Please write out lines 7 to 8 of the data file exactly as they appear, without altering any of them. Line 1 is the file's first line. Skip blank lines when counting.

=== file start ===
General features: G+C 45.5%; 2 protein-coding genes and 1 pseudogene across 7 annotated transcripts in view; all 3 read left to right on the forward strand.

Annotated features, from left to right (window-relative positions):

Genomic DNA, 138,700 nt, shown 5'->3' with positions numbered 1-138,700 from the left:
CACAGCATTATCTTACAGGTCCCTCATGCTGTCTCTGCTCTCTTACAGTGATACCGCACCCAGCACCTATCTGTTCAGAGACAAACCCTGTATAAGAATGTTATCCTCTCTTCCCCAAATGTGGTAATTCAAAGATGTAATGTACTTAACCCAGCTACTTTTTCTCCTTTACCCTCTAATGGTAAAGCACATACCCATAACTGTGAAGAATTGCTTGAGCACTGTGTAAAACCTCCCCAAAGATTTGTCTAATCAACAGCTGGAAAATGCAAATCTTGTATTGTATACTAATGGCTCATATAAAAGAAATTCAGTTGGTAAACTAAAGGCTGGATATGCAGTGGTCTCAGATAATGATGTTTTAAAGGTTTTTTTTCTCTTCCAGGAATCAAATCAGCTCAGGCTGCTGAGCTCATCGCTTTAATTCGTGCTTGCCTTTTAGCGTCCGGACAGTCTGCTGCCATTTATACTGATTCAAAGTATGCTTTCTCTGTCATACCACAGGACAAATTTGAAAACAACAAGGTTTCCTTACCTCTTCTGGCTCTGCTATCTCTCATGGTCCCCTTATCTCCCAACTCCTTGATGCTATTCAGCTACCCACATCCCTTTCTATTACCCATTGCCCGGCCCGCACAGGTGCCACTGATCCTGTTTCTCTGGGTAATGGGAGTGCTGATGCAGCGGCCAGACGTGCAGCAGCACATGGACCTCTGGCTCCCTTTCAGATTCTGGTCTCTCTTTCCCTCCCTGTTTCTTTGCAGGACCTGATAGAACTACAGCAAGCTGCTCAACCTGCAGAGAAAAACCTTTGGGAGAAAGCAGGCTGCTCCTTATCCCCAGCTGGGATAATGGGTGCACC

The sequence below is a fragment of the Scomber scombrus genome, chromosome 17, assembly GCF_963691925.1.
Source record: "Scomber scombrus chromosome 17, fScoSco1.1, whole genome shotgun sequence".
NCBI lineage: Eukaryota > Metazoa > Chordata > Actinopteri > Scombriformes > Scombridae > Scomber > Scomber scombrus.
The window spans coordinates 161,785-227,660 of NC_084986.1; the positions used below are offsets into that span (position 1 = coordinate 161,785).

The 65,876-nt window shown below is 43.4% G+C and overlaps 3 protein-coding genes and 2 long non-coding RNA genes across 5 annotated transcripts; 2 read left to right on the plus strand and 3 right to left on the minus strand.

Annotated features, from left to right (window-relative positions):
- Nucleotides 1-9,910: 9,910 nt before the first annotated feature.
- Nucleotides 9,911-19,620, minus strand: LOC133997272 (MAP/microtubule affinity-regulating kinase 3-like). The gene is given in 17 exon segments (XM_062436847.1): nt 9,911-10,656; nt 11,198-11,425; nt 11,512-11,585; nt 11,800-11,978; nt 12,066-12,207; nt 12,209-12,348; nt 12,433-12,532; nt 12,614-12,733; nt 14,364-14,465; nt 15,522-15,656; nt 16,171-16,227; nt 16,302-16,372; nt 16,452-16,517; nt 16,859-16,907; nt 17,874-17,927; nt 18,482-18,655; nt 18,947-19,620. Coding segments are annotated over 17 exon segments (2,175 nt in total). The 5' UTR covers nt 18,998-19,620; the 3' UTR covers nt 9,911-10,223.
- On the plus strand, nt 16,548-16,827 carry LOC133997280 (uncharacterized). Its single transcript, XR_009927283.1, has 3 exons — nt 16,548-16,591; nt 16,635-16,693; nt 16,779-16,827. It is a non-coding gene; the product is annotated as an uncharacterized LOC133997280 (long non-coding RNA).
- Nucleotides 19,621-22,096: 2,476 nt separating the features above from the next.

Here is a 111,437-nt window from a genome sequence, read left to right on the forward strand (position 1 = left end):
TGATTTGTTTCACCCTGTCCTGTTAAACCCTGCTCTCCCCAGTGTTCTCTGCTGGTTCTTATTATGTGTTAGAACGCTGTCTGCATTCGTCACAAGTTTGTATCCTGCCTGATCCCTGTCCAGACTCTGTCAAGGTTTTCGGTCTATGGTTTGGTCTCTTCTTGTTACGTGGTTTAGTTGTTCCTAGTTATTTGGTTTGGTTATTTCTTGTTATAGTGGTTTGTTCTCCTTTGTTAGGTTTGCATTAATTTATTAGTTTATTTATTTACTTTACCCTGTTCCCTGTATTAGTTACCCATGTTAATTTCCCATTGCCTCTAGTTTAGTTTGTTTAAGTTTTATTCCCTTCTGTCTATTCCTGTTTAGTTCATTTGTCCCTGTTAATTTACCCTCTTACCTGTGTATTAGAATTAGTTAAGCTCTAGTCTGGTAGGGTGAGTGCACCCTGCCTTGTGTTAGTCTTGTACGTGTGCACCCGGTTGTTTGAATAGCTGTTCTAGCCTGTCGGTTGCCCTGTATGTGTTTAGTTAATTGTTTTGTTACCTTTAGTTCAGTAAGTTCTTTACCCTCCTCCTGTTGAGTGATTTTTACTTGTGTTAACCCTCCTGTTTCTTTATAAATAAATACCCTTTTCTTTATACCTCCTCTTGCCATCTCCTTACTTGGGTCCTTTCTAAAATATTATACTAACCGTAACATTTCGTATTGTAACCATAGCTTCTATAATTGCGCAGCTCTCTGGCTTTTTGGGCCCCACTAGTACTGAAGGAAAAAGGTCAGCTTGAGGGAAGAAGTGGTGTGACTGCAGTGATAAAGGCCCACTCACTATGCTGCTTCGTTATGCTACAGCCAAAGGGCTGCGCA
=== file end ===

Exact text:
NCBI lineage: Eukaryota > Metazoa > Chordata > Actinopteri > Scombriformes > Scombridae > Scomber > Scomber scombrus.
The window spans coordinates 161,785-227,660 of NC_084986.1; the positions used below are offsets into that span (position 1 = coordinate 161,785).